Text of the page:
Country Life 08-Dec-2021

Published by TI Media Limited Country Life, the quintessential English magazine, is undoubtedly one of the biggest and instantly recognisable brands in the UK today. It has a unique core mix of contemporary country-related editorial and top end property advertising. Editorially, the magazine comments in-depth on a wide variety of subjects, such as architecture, the arts, gardens and gardening, travel, the countryside, field-sports and wildlife. With renowned columnists and superb photography Country Life delivers the very best of British life every week.

United Kingdom
Future Publishing Ltd
51 期号


the noblest compost

LAWNS are covered in leaves now that the annual show of autumn colour has been brought to the usual dramatic end by storms and frost. Something like this has been going on for thousands of years in this country, since the woods grew and spread after the last Ice Age. We sweep them up and put them aside, yet in forests everywhere they skeletonise and melt away each year, returning to the soil of the woodland floor in a never-ending cycle. We have become semi-detached from this process, but we still imitate it, and its real significance is beginning to dawn on us. Fallen leaves, which some people still burn, can readily be made into something called leafmould, thick, brown and crumbly, a joy merely to handle and so lovely on…

hold your fire

Not content with Gainsborough’s Blue Boy’s return in 2022, albeit on loan (Town & Country, July 7), the National Gallery has secured the purchase of another British masterpiece, Sir Thomas Lawrence’s Red Boy (1825), for £9.3 million—made possible through various donations, legacies and an Art Fund grant. The painting’s subject, Charles William Lambton, sadly only survived to the age of 13, but his portrait, made when he was six or seven years old, has gone down in history and, in 1967, became the first painting ever to be included on a British postage stamp Online bidding is now open on 260 new drawings by Quentin Blake to raise funds for the House of Illustration, Greenpeace and Downing College, Cambridge. Estimates range from £200 to £2,500 and a selection forms a public…

so much for national tree week

THE devastating consequences of Storm Arwen have been felt across Britain, not least on National Trust properties, where horticultural legacies were hit hard. Thousands of trees blew down in the Lake District and the Wallington estate in Northumberland reported the worst destruction caused by a storm in 40 years. Among the thousands lost to 98mph winds were 250-year-old oak and beech trees planted by Sir Walter Calverley Blackett, as well as the Atholl Larch—the last remaining of six given in 1738 by the Duke of Athollwhich has split in two. At Bodnant Garden in north Wales (above) the 50 or so uprooted trees include a 167ft-tall ‘Champion’ coast redwood—the largest in Wales—and many unique hybrid rhododendrons have been lost; Andy Jasper, head of gardens and parklands at the Trust, calls it ‘a…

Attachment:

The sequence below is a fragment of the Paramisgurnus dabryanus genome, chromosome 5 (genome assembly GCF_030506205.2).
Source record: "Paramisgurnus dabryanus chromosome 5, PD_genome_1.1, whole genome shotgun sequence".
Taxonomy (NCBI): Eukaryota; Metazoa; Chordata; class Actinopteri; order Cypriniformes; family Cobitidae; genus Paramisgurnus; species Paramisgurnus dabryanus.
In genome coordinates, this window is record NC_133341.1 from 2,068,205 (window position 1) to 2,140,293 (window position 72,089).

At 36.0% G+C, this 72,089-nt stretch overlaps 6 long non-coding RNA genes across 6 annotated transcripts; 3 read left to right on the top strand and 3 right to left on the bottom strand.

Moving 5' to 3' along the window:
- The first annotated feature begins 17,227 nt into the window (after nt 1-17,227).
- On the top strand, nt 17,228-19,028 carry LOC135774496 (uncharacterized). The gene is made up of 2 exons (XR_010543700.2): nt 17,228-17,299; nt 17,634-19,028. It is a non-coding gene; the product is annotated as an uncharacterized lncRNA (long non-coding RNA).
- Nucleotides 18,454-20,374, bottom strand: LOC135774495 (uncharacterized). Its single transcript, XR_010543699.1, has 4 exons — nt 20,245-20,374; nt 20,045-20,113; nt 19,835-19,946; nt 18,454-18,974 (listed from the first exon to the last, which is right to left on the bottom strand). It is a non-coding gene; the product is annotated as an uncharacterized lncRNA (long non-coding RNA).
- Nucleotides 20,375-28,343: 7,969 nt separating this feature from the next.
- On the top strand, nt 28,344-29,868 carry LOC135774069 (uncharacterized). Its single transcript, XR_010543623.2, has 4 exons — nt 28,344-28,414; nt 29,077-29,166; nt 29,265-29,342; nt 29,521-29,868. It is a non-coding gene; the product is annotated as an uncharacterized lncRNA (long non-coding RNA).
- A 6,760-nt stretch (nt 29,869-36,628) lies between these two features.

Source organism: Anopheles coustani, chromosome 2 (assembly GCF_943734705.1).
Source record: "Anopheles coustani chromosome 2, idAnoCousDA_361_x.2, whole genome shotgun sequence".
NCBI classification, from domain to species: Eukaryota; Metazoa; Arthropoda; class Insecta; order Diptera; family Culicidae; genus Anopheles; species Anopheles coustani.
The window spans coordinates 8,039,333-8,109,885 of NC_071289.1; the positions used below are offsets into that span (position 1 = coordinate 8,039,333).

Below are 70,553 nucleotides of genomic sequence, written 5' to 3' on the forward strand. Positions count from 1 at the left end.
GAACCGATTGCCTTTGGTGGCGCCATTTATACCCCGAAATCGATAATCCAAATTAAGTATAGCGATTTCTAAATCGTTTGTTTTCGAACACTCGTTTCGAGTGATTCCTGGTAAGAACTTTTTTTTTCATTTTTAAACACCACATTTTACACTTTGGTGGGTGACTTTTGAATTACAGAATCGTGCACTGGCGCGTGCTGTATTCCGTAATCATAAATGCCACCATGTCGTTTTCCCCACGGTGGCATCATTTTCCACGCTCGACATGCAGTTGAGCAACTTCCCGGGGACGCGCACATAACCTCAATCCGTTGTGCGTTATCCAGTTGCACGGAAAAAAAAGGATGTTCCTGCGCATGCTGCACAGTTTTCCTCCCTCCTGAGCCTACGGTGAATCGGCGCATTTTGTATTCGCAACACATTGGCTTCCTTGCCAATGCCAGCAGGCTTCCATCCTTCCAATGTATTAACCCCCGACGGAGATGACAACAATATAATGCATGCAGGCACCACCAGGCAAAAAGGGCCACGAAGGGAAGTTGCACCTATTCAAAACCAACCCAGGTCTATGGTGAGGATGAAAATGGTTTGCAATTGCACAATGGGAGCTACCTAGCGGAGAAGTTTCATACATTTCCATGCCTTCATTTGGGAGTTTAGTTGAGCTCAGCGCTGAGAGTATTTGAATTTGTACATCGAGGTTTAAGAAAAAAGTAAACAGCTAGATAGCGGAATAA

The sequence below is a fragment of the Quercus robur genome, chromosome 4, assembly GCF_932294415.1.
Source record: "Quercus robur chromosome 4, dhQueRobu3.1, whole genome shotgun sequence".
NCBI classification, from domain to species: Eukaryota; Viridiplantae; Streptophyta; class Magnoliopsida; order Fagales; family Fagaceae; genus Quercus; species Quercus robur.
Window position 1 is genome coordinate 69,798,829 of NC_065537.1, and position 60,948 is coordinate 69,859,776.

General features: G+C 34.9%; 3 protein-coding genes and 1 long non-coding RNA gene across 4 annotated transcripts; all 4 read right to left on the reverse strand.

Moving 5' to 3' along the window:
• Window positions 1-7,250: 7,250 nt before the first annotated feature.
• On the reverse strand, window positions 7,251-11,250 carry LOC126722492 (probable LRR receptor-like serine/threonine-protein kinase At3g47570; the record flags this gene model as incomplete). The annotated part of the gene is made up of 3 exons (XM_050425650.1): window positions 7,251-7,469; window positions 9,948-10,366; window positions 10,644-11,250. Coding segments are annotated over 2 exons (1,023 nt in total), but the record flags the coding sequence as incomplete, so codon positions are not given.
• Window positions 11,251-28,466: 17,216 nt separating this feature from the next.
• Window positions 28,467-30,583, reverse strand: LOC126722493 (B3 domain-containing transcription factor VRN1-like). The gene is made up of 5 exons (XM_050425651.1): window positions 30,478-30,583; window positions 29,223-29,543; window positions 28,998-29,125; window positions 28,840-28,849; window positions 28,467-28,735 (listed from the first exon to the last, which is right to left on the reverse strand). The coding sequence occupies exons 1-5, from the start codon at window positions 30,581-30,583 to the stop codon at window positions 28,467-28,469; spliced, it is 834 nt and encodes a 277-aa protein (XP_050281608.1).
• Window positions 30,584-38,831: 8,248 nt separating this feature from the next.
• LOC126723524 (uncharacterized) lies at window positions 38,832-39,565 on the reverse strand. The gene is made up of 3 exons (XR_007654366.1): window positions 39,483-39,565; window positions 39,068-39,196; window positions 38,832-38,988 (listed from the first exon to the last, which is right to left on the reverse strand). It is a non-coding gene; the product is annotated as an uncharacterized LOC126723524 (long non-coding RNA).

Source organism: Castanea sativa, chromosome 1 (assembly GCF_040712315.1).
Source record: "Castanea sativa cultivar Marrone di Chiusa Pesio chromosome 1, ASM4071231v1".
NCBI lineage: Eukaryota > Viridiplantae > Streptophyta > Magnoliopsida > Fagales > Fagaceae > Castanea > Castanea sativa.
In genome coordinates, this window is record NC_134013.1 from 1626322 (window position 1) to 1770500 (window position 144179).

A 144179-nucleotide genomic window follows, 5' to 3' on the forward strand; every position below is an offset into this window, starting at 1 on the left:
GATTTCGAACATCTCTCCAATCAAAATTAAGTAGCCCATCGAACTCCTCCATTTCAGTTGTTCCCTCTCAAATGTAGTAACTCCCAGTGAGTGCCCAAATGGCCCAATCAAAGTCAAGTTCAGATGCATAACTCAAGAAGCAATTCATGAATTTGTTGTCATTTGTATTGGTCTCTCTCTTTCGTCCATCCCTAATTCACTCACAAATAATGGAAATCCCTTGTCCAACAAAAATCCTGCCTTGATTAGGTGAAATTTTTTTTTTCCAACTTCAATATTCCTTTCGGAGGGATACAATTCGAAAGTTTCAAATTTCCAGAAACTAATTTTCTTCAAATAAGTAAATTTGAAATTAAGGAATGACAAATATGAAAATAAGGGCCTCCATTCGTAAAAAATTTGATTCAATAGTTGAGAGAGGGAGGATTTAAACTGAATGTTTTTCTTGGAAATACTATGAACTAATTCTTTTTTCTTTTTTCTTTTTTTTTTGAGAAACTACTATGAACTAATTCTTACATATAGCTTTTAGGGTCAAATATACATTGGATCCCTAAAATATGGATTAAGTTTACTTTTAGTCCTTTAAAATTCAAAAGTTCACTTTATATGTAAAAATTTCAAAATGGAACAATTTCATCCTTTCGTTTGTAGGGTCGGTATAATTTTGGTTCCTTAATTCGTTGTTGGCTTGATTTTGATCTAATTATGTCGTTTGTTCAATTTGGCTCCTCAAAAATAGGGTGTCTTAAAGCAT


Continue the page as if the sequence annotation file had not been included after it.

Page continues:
weasel debate

THE UK’s weasel population has halved in the past 50 years and needs legal protection, says a report published in Biological Conservation. Scientists studied 37 mammal species and found that the weasel is declining the fastest, due to fewer voles, mice and hedges. Co-author Prof Fiona Matthews believes a licence should be required before weasels can be culled, proving ‘overwhelming reason’, such as ‘another species of dire conservation concern that needs to be protected’. However, an Exeter professor argues that, although weasel numbers did decline in the 1970s–80s, this was a return to an earlier norm after drastic increases in the 1950s, when myxomatosis led to fewer rabbits and, therefore, flourishing grassland and more voles. ‘To increase the number of weasels, increasing the availability of voles would contribute much more than species protection,’…

good week for

The good word Glorify, an app invented by a 22-year-old Briton last year that offers Christian mindfulness guidance, has been flooded with investment and is now valued at $250 million (£188.2 million) Property market The UK housing market's total spend exceeded £500 billion for the first time in the year to the end of September, ‘an increase of £170 billion on pre-pandemic levels,' says Lucian Cook, head of residential research at Savills Knitting Some 8.7 million Britons find relief from mental-health problems in crafting. Crochet or knitting is the top choice for boosting dopamine…

bad week for

COUNTRY LIFE In our December 1 issue, a last-minute addition to Barometer led to us accidentally listing the National Trust trail-hunting ban in the ‘good week' section. The sub-editor responsible will be dressed as a fox and forced to lay a trail as punishment Calls of nature Britain has lost 50% of its public loos in the past decade and there are questions asked as to why there is no legislation around their provision Red squirrels As further casualties of Storm Arwen emerge, these bushy-tailed friends have our sympathies; the destruction of forest in the North and Borders has wiped out many habitats, which could be further damaged in the clear-up Waste not, want not SAVE Britain's Heritage is calling for the halt of the demolition and rebuild of Marks & Spencer's Oxford Street HQ Grey seals Some 800…